West Niagara Agricultural Centre & Fairgrounds is owned and operated by the West Niagara Agricultural Society (WNAS) and is home to the West Niagara Fair. It provides a venue for weddings, tradeshows, horse shows and other agricultural and non-agricultural events.
West Niagara Agricultural Society
The WEST NIAGARA AGRICULTURAL SOCIETY was formed in 2012 through the amalgamation of the former Lincoln Agricultural Society (LAS) and Smithville Agricultural Society (SAS). These non-profit organizations had each operated for over 150 years in the Lincoln and West Lincoln communities. After the sale of land owned by LAS in downtown Beamsville, it was decided that joining the two societies at a new central, rural location in Grassie (West Lincoln) with a new facility, would make a stronger organization. On a 95 acre parcel of land at the corner of Mud Street and Grimsby Mountain Road, the new WEST NIAGARA AGRICULTURAL CENTRE AND FAIRGROUNDS opened its doors in 2015 and has been going strong ever since.
At our facility we are able to offer a spectacular venue for year round events – for our community to gather, celebrate and be entertained! Some examples are horse shows, dog shows, festivals, fundraising banquets, craft shows and wedding receptions. And of course, our annual WEST NIAGARA FAIR! We are proud of what we have accomplished and what we have to offer to our community.
Agricultural Societies are formed under the Agricultural and Horticultural Societies Act and are mandated by the Ontario Ministry of Agriculture, Food and Rural Affairs (OMAFRA). Our main mission is to promote and provide agricultural education through a variety of programs and showcases throughout the year.
Agricultural societies have a long history in Canada. “The Agricultural Society of Upper Canada” was organized at Niagara in 1791. After decades of evolving from “a group of gentlemen farmers who met to discuss the technical aspects of agriculture and to hear learned papers read”, there are now over 200 societies just in Ontario alone.
Our Society is composed of members, and governed by a Board of Directors, all of who are VOLUNTEERS and who live in the surrounding communities coming from all walks of life. The day to day operation of the facility, and all fundraising events, including the Fair, are planned and executed by our members with the help of part time employees.
West Niagara Fair
The WEST NIAGARA FAIR is always held the weekend after Labour Day.
The Fair acts as a meeting place and provides 3 days of family friendly entertainment, great food, and displays and demonstrations to be enjoyed by the whole community.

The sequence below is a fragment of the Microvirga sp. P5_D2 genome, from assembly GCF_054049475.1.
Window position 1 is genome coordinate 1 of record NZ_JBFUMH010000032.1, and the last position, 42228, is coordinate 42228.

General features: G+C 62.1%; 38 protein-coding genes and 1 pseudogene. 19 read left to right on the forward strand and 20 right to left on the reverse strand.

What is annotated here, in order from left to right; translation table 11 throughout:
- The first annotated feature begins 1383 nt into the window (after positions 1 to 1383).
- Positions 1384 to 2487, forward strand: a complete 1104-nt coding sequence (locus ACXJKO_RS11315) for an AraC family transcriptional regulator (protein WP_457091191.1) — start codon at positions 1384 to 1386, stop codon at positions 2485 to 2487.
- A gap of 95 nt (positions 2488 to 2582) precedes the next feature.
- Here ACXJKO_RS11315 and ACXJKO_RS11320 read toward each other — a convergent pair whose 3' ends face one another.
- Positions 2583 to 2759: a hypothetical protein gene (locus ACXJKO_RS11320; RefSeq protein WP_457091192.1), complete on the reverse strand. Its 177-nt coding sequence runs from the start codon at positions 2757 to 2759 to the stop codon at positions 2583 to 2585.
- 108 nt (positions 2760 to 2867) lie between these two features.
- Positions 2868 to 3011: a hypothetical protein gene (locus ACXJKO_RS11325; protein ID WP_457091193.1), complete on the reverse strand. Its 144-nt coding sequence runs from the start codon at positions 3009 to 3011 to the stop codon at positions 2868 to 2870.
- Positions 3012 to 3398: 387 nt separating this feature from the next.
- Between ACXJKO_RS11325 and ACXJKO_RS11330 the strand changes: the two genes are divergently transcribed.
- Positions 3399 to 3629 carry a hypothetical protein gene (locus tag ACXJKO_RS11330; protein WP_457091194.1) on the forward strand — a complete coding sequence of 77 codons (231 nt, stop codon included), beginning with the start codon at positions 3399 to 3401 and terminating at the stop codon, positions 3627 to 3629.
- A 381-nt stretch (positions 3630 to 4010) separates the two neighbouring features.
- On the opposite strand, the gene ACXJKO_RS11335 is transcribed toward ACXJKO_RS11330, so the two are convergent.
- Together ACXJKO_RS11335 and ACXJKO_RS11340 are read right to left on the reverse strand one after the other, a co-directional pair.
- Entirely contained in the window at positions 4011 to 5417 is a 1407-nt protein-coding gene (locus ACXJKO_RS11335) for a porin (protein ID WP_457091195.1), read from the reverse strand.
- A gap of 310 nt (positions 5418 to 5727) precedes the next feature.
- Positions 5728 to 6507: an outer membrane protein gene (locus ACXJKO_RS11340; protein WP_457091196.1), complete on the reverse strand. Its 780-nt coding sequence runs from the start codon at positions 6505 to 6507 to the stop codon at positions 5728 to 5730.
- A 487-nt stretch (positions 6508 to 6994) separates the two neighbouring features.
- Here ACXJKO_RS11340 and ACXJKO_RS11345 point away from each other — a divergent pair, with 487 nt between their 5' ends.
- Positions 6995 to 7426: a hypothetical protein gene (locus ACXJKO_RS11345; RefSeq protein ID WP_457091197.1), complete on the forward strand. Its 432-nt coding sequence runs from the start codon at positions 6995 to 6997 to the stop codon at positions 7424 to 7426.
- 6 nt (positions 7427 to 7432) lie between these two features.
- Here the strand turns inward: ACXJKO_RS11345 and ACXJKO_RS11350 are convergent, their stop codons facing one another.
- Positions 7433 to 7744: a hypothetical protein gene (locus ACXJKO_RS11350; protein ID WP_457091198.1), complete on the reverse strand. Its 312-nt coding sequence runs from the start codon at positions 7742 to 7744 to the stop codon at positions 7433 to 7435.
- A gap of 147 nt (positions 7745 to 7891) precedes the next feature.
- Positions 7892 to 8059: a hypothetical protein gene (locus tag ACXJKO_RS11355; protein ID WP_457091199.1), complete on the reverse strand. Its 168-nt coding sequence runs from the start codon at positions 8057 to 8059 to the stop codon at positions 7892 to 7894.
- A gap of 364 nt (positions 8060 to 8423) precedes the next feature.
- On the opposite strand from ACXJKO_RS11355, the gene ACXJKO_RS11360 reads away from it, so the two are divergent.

The Fair issues an annual challenge to not only farmers, but to all community members, of all ages, to present their best in an arena of open competition. Not only livestock, but baking, cooking, all kinds of crafts, photography, antiques, art and talent. And let’s not forget the demolition derbies and the tractor pulls.
The Fair provides a venue for local businesses to sell their wares, and for agricultural commodity groups to educate the public and introduce and promote their cause.
Fairs are almost as old as recorded history. In the 1700’s the British crossed the agricultural improvement society with the traditional trade fair/carnival and agricultural fairs were born.
These agricultural fairs were transplanted to the colonies by the earliest British settlers. The concept of fairs soon flourished in North America. In Canada, the first agricultural society was formed in 1765 in Nova Scotia. Ontario followed suit in 1791 with the Agricultural Society of Upper Canada based at Niagara on the Lake. After a few false starts, the system of agricultural societies and their fairs spread all over Ontario in the 1800’s. They were organized by county and township and at one time numbered over 500 in Ontario alone. While agricultural societies used many methods (of varying success) to improve agriculture and the rural lifestyle, their most enduring and endearing legacy was the agricultural fair. Industrial exhibitions and festivals came and went, but the fairs just carried on. Fairs soon became an ingrained part of Ontario’s (and indeed Canada’s) culture. They still are, in our society.
The first Beamsville Fair was held October 8, 1857 while the first Smithville Fair was held in 1878. There were many other fairs in what was referred to as “Lincoln County” but by the end of the Second World War, Smithville and Beamsville fairs were the only two left standing. They were also hosted by agricultural societies that owned their own land. These two fairs and agricultural societies carried on until the amalgamation in 2012. Fairs have evolved over the decades from being held in local fields and town halls in small rural villages to multiple day events at modern, large fairgrounds.
All fairs continue to evolve and stay relevant to how society changes but still maintain that “traditional country fair” feeling!